Yes, I've had this thought: that this is the beginning of the "high density" version of recorded history.
That, barring a cataclysmic implosion of civilization, the internet archives being populated now will likely be available for perusal 10,000 years from now.
As a corollary thought, an interesting exercise might be to only generate content -- movies, essays, fiction, non-fiction, whatever -- that you think people 10,000 years from now will find interesting. How does this constrain what projects to undertake?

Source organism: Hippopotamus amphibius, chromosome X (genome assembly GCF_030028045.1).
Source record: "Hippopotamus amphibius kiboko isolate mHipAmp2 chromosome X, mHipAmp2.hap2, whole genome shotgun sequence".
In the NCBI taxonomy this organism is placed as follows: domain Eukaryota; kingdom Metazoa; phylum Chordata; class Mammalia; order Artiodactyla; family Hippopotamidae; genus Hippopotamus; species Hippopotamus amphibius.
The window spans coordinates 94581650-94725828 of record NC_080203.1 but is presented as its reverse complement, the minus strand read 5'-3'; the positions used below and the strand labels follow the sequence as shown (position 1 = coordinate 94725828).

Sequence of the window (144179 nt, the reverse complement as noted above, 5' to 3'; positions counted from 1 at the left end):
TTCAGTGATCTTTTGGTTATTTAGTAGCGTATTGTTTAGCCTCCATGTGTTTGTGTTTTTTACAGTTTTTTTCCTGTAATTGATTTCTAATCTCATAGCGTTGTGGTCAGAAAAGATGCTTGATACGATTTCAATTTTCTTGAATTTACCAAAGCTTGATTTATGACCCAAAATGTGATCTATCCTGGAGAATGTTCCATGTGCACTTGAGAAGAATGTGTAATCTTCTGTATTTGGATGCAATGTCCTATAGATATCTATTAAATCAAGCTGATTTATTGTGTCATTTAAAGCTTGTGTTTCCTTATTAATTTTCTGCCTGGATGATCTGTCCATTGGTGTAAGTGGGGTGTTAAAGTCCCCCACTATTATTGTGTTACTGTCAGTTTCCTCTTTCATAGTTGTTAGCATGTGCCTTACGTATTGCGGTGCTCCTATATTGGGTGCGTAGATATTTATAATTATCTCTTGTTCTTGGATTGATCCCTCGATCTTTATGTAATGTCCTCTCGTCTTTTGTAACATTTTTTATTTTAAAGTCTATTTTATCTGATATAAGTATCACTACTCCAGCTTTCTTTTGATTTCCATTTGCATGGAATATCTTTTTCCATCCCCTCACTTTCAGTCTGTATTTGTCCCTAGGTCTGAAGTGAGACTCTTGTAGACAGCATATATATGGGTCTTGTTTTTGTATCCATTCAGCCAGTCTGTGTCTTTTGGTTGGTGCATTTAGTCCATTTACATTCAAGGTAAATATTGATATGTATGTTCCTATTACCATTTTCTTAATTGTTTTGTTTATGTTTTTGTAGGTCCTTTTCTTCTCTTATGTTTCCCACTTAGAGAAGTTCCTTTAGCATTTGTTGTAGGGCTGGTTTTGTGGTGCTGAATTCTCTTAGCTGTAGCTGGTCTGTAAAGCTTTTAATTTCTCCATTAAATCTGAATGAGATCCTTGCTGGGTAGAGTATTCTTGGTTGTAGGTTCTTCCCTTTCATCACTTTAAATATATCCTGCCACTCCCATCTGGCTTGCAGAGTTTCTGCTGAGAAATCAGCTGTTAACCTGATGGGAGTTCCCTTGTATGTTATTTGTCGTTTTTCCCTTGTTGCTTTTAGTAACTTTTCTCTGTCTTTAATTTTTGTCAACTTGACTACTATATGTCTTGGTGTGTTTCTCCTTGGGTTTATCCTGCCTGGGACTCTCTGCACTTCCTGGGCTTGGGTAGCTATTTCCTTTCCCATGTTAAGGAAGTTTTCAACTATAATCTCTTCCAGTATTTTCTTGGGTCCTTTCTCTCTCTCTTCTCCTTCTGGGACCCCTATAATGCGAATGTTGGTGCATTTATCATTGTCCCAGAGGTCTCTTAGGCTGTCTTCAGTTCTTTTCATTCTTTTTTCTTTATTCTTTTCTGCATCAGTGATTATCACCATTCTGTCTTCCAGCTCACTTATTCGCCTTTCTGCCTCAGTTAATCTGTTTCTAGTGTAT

One way to make things that will be interesting in the future is to make things that are interesting now and would have been interesting in the past. If you can span a few thousand years back in time, there's a good chance you have something fairly universal.
This is another reason to study history: so you can imagine what people a thousand years ago would have liked.
Or as a variation on the Turing Test, create a program that reviews all of your published material, then continues to comment and participate in discussions long after you are gone based on the material you consumed and the comments you made while you were alive -- in effect, transforming you into some sort of virtual living dead.
Somehow I feel compelled to add an evil laugh at this point.